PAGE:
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Prospecting with Old “Friends”: Making Outdated Leads Work

blog author
Written by Bob Croston
Vice President, RAIN Group

If your firm is like most, you've been using CRM software for years now. Name after name, title after title, data point upon data point, you've likely stockpiled a huge amount of prospecting information through various lead generation activities. You’ve created countless records and guided each one through your sales pipeline.

What do you do with those records once you can no longer push them forward? Again, if your firm is like most, you probably leave them languishing in your database, perhaps with a sad "lost – chose competitor" or "dead – no budget" tag attached.

But these are more than just dead data. You probably have years of information on individuals that ran into budget issues, delayed decisions, or even hired a competitor. Now, months or even years later, departments may have allocated bigger budgets, industry dynamics may have changed, and competitors may not have lived up to expectations.

This all equals very tempting, low-hanging prospecting fruit. If at one point, you thought you had the right person at the right company, there's no reason to expect they wouldn't be a prime target now.

Reconnect and Reengage

Dealing with old data requires a finesse approach, so leave your generalized value proposition sledgehammer at home. Specific messages, offers, and investigative tactics that identify the most appropriate prospecting candidates will be the most effective.

Old prospect information, properly organized, can be a treasure trove of lead generation gold. Think about it; it's far easier to reach out and reconnect with old friends than it is to make new ones.

Here are six prospecting tactics you can use to step back into your archives and pump up your lead generation efforts:

  1. Develop a rock-solid targeted prospecting profile.
    You have to know what kinds of old leads you're looking for among thousands and thousands in the database. Of course, you can go in with a more general prospecting approach, but, depending on the size of your database, it's often far more productive to have specific industries, titles, and even deal-stages in mind. You don't have to recapture everything at once.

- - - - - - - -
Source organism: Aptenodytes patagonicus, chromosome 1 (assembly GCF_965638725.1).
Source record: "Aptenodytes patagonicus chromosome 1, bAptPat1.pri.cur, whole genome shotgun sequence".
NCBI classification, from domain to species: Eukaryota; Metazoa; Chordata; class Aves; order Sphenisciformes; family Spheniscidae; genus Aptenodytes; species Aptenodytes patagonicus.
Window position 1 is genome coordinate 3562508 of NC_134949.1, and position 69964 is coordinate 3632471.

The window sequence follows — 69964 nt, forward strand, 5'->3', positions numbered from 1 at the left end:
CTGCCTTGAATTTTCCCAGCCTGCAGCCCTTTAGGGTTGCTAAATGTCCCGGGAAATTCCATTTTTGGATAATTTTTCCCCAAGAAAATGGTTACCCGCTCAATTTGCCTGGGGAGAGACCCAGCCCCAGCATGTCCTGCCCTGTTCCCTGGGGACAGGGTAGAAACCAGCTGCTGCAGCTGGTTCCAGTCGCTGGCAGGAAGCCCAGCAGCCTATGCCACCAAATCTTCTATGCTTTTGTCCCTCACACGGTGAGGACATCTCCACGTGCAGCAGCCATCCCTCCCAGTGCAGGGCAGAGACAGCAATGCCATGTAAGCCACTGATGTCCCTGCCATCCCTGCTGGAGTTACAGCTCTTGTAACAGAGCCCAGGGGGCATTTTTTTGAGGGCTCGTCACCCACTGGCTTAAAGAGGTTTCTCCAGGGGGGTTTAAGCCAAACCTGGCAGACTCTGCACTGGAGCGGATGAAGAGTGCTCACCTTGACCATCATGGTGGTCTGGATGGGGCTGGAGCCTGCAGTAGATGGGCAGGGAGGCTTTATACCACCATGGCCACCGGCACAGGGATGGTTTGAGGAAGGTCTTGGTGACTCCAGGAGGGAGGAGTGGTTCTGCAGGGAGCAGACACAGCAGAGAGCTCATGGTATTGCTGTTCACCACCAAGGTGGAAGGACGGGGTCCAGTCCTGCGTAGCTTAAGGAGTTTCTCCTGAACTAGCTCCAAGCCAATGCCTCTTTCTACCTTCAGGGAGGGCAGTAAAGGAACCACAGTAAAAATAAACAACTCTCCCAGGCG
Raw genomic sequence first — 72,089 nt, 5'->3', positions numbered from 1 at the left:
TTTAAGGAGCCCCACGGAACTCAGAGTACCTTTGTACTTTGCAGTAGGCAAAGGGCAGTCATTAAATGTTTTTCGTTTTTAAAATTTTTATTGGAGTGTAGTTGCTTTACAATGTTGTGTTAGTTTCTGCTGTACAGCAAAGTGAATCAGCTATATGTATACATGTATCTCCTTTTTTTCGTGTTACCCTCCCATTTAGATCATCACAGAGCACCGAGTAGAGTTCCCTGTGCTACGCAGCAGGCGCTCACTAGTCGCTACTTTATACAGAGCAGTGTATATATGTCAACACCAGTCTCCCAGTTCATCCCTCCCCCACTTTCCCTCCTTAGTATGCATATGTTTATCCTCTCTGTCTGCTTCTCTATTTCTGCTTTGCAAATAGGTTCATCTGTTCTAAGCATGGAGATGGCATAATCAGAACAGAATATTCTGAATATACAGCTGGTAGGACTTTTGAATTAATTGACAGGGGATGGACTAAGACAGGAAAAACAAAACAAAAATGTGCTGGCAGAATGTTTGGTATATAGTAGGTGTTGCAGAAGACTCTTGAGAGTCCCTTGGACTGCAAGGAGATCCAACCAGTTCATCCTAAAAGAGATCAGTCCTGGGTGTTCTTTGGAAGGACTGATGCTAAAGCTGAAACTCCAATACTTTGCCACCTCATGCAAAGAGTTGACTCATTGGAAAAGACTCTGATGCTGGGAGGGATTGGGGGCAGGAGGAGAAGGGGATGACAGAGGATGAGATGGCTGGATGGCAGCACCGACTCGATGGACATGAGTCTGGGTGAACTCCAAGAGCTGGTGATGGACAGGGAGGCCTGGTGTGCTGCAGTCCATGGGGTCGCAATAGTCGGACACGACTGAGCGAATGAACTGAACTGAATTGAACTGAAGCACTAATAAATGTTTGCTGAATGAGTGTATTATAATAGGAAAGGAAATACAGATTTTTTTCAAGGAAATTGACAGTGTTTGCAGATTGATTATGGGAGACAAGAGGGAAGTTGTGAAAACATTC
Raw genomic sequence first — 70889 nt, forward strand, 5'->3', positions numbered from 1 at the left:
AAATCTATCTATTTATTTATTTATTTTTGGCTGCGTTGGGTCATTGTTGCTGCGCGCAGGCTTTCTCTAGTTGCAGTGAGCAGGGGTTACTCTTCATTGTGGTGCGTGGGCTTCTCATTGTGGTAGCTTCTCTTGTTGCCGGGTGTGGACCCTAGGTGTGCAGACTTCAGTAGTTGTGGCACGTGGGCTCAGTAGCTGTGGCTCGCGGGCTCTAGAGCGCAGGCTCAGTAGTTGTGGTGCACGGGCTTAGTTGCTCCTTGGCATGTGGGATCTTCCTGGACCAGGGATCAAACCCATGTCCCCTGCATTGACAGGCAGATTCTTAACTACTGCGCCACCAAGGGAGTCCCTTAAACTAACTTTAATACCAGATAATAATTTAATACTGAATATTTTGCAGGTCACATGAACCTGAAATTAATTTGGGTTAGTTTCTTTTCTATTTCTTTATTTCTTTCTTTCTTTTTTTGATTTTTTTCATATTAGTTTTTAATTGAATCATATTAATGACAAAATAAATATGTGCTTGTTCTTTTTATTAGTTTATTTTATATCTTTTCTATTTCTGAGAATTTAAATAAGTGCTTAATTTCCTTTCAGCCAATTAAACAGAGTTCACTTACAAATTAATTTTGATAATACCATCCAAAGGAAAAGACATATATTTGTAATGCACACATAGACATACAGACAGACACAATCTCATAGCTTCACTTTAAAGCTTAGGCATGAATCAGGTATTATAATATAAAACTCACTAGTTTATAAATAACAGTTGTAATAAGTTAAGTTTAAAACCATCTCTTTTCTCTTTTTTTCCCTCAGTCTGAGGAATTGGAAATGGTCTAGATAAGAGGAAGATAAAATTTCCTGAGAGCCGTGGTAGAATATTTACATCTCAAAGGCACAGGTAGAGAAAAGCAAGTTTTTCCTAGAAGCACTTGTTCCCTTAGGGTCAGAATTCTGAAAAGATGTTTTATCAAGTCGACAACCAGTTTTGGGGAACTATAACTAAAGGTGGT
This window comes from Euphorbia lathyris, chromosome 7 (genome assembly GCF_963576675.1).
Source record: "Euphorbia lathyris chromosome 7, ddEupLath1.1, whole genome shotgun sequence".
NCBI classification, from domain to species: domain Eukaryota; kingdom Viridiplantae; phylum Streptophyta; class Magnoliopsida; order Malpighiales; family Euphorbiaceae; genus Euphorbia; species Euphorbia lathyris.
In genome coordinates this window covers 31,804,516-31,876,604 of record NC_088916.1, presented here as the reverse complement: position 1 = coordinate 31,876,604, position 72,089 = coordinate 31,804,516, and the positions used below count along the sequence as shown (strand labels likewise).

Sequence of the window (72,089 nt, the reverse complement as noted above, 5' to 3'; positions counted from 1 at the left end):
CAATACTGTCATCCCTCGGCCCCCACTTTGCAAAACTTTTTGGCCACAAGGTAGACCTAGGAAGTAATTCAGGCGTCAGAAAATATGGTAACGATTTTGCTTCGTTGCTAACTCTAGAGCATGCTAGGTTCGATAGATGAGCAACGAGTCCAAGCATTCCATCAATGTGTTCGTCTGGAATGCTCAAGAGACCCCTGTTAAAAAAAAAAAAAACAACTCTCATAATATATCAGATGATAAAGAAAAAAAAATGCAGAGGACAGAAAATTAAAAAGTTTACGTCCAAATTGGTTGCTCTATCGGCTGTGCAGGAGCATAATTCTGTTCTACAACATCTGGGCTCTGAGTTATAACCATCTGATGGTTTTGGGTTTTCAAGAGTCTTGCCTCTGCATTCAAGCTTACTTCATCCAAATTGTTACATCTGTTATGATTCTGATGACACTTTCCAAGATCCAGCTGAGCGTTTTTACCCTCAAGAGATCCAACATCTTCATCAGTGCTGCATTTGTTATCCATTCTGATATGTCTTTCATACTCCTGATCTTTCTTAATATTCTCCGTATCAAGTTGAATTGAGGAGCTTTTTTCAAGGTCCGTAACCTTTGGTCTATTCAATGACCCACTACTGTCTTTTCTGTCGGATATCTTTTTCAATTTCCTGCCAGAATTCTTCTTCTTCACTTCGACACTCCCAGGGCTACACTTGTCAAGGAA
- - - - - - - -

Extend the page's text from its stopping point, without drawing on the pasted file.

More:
2. Look to the past, but don't go back too far.
    Review lost opportunities that date back as far as 18 months or so. The farther into the past you search, the more likely the prospecting opportunity was put to rest or your contact has moved on. Use your best judgement based upon what you know about prospecting and sales cycles. Past a certain point, there won't be enough to build upon and you'd be better off starting anew.
  3. Do your prospecting homework.
    This applies to all other prospecting activity, and it especially applies here. Once you've found your targets, check LinkedIn profiles, company press releases, and any other information you can find online to find out what's new with them and their company. A promotion with new responsibility, a new product launch, or a growth initiative are all great pieces of information that will enhance your prospecting efforts. This will also help you filter out bad data and update entries.
  4. Don't be afraid to reminisce.
    Use your notes from past conversations to craft your reengagement approach and specifically note your history with them. You aren't starting from scratch, so remind your contacts where you left off.
  5. Refresh, don't rehash.
    While you can certainly just start where you left off, don't limit yourself to the opportunity that was discussed in the past. It's likely that much has changed since you last spoke, making it possible to revisit old conversations while offering something exciting and cutting edge. In fact, the best prospecting scenario is that you're able to offer something new, but in the same ballpark, to capitalize on known needs while avoiding a replay of an old conversation.
  6. Know what went wrong.
    It's important to state your best explanation for why the conversation died. Often, they will either confirm your assumptions or highlight their own reasons. In the former case, you'll seem exceedingly insightful and prepared (which, of course, you are), in the latter, you'll gain a valuable piece of prospecting insight. Now you can make adjustments, further qualify the opportunity, and work more effectively moving forward.

    You won't always find promising prospecting opportunities from your old "friends." It can never be the sole means of generating leads and has to be worth your while to go through all the information involved. However, when you have an extensive history of qualified past opportunities, sifting through your database for salvageable leads is a low-risk, high-reward activity.

Financial planners will tell you that a diversified portfolio allows you to reduce risk while maximizing return. Prospecting is no different. The best approach is a diversified or layered approach, one that never relies on just one method to fill the front end. These tactics are the perfect way to supplement the other good things you are doing with your marketing and proactive outbound sales, while focusing on the high value targets we all want.

Your "friends" are just a mouse click away. You already have the data; it's time to make prospecting work for you.

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Topics: Sales Prospecting